Laura Dockdrill, performer and YA author is set to attend the festival

Can you tell me a little more about Poetry International and how the Endangered Poetry Project came about? 

It’s the 50th anniversary of Poetry International here at Southbank Centre, a festival which was set up by Ted Hughes in 1967 to represent some of the very real questions of displacement, exile and alienation that poets writing from the shifting plates of Europe and further afield were experiencing. Hughes said that poetry is ‘a universal language of understanding in which we can all hope to meet’ and this is really inspiration for the festival in its current form, with poets from across the globe including Claudia Rankine, Anne Carson, Joy Harjo, Yang Lian and more speaking many different languages and bringing many different concerns and urgencies to this one meeting point. For the first time Poetry International joins with our annual London Literature Festival and runs from 13–15 October.

Claudia Rankine, will attend the 50th celebration of Poetry International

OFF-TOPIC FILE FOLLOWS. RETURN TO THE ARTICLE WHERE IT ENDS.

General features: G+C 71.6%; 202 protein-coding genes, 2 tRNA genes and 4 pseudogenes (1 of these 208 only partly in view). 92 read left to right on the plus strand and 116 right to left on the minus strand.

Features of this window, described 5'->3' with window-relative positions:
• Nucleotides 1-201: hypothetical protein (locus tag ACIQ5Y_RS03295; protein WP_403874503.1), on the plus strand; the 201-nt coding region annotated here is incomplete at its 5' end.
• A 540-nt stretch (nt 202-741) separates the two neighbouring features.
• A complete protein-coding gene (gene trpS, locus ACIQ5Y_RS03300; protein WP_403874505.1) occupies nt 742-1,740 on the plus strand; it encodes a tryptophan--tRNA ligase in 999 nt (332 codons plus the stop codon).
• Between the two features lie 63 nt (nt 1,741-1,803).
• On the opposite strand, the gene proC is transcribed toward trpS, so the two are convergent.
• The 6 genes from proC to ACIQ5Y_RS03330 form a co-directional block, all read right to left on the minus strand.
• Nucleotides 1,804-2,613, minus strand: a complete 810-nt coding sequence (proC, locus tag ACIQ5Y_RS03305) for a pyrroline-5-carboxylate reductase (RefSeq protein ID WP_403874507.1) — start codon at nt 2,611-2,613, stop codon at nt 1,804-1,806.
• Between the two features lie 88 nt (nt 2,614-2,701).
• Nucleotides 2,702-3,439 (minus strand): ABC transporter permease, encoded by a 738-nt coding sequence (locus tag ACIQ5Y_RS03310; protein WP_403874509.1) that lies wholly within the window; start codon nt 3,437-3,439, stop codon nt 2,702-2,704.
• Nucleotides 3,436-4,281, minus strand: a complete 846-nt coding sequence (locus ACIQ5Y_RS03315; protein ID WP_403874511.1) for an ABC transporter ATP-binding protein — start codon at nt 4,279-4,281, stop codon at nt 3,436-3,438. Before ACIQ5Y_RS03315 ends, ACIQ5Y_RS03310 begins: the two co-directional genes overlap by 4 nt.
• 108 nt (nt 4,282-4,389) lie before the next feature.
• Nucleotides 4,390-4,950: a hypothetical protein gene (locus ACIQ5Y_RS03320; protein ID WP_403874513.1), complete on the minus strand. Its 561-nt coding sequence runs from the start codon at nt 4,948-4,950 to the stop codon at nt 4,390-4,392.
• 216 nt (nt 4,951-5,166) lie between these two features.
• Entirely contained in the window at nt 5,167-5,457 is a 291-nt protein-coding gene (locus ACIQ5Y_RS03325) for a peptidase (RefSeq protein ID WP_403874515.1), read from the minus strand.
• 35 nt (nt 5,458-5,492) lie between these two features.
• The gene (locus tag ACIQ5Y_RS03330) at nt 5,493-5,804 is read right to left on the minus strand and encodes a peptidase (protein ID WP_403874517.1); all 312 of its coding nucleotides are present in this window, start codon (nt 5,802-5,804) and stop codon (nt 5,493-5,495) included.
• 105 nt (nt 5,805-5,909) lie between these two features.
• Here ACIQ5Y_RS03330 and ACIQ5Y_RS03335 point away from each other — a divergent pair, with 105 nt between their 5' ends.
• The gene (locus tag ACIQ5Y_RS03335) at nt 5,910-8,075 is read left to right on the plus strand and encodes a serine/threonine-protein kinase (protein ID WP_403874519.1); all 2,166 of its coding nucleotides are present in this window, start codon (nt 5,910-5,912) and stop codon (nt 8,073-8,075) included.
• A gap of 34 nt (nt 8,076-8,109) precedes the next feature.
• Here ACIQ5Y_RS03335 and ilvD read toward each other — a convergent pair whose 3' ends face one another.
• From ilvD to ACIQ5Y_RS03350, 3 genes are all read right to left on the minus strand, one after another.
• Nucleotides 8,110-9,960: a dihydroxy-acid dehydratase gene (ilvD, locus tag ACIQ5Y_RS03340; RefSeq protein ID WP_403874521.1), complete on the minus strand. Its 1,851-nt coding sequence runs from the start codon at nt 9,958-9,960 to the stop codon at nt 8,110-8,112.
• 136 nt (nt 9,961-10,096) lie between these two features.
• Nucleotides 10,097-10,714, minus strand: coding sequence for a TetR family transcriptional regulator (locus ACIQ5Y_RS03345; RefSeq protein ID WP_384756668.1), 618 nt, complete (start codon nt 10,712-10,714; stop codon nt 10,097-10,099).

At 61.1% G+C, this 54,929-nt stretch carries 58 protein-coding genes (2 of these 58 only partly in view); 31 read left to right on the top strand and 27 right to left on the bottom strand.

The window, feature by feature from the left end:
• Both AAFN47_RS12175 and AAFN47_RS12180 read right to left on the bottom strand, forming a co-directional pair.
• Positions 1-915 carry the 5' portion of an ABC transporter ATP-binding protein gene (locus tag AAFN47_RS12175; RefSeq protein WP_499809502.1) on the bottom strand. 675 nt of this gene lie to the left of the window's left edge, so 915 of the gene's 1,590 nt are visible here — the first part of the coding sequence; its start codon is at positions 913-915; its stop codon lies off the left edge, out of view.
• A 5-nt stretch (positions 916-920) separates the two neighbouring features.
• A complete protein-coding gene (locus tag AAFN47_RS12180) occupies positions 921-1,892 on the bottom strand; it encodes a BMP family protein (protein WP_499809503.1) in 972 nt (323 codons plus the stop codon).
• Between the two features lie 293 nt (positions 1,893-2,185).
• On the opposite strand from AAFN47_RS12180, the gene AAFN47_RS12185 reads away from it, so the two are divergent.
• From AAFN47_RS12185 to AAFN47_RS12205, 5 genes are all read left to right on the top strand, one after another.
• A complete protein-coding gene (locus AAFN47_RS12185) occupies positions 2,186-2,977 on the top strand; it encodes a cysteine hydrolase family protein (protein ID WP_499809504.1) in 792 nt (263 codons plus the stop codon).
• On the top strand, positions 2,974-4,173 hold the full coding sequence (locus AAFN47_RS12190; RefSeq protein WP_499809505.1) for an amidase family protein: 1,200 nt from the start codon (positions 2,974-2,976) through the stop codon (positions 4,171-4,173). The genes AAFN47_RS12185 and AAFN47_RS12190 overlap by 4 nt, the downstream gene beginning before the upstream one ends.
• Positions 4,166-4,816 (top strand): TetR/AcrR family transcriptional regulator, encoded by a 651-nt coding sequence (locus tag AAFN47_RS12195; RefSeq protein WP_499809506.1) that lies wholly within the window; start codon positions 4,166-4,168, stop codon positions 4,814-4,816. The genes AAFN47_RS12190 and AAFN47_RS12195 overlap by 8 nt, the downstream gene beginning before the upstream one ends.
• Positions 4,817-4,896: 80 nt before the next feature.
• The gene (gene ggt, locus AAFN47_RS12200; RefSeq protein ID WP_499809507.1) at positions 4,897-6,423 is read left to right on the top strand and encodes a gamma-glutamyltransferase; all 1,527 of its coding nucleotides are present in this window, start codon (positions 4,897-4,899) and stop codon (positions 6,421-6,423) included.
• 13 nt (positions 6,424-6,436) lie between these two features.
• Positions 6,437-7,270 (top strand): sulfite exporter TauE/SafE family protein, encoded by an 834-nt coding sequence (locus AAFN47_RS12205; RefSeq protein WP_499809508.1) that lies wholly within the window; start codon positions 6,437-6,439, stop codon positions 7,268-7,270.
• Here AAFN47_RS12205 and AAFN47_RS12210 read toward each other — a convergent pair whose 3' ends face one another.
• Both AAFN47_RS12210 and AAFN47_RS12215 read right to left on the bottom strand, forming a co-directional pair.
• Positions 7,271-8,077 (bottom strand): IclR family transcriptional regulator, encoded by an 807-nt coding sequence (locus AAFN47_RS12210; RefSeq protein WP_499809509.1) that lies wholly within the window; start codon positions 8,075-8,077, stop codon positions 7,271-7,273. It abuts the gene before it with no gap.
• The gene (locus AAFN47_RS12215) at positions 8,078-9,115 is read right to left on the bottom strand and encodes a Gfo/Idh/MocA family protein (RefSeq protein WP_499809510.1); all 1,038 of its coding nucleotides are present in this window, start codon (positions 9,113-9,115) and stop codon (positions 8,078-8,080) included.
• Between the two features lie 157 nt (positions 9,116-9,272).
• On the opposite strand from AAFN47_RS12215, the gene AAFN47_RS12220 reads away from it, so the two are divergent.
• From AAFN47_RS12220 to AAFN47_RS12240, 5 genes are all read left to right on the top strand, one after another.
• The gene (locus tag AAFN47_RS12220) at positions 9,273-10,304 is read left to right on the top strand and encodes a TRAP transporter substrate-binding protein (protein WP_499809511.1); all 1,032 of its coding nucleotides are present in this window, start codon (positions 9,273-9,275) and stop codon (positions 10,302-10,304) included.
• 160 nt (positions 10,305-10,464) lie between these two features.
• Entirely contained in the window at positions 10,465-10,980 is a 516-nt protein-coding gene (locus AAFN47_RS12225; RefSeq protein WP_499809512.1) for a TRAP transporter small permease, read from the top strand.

Building on the history of the festival and on Southbank Centre’s 2012 Poetry Parnassus, which was the largest poetry festival ever to take place in the UK, Southbank Centre’s National Poetry Library wants to preserve poetry in many different languages. According to UNESCO, half of the world’s languages are endangered with languages dying out at the rate of one every two weeks. On National Poetry Day 2017, Southbank Centre’s National Poetry Library is making an international call out to collect poems in endangered languages. The Library aims to archive a poem from as many of the languages that are classed as endangered or at risk as possible, so that future generations can enjoy these poems as we do. We are also commissioning 5 poets to write poems in languages which are endangered or under threat and these poems will receive their world premiere performance at an event at Poetry International on Saturday 14 October.